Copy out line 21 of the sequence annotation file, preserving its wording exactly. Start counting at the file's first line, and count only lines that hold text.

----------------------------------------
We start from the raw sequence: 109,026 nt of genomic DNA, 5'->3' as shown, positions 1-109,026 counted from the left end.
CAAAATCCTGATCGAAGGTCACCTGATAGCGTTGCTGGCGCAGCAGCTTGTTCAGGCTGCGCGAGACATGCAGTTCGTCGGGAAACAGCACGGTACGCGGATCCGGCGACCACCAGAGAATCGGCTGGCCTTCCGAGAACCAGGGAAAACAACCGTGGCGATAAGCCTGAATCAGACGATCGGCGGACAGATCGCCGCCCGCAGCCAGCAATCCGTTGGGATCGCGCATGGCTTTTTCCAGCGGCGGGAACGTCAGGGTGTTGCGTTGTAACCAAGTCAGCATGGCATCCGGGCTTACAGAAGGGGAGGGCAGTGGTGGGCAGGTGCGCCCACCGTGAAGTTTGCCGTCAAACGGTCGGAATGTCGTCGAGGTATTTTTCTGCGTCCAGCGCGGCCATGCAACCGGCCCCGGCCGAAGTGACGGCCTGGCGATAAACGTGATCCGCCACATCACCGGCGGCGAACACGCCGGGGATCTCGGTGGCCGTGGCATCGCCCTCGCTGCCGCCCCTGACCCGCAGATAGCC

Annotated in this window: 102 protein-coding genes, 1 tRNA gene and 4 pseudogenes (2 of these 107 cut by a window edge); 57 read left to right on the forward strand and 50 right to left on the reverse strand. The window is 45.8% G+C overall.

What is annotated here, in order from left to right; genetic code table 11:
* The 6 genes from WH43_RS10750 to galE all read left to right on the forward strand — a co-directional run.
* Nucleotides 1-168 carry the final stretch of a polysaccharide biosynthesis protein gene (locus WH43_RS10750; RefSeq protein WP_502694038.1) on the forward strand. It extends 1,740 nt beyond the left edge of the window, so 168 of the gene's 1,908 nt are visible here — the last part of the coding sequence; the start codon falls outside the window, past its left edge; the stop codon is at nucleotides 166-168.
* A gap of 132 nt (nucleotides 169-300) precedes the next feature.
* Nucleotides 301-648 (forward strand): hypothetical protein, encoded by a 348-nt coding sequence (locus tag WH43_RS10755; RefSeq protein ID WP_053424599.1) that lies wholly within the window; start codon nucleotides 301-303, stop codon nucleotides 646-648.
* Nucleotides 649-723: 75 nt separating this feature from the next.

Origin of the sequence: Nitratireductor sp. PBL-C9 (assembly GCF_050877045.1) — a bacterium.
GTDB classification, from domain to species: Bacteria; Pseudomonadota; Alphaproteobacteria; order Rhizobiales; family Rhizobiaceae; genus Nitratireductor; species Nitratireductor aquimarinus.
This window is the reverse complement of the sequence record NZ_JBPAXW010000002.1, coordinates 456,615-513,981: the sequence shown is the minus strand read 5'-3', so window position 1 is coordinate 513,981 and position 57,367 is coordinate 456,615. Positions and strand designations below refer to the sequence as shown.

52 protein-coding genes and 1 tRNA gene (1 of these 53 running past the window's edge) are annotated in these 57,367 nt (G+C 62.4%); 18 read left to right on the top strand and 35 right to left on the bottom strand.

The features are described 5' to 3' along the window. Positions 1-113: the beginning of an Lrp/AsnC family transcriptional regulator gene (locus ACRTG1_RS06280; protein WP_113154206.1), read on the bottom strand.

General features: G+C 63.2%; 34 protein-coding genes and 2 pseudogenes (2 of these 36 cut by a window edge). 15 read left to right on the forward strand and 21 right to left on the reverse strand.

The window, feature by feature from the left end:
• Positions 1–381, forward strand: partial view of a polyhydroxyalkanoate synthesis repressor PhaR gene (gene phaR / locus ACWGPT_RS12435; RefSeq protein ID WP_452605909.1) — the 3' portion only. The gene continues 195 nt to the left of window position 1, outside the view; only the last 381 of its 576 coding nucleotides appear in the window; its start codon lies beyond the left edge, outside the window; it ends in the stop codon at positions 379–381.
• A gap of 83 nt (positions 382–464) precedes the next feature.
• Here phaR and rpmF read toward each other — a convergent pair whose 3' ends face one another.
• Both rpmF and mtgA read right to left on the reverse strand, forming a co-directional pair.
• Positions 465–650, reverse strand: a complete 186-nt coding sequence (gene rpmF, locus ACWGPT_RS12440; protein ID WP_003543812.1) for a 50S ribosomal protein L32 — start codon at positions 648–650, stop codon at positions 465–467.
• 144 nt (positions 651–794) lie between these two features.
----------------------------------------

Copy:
• Positions 465–650, reverse strand: a complete 186-nt coding sequence (gene rpmF, locus ACWGPT_RS12440; protein ID WP_003543812.1) for a 50S ribosomal protein L32 — start codon at positions 648–650, stop codon at positions 465–467.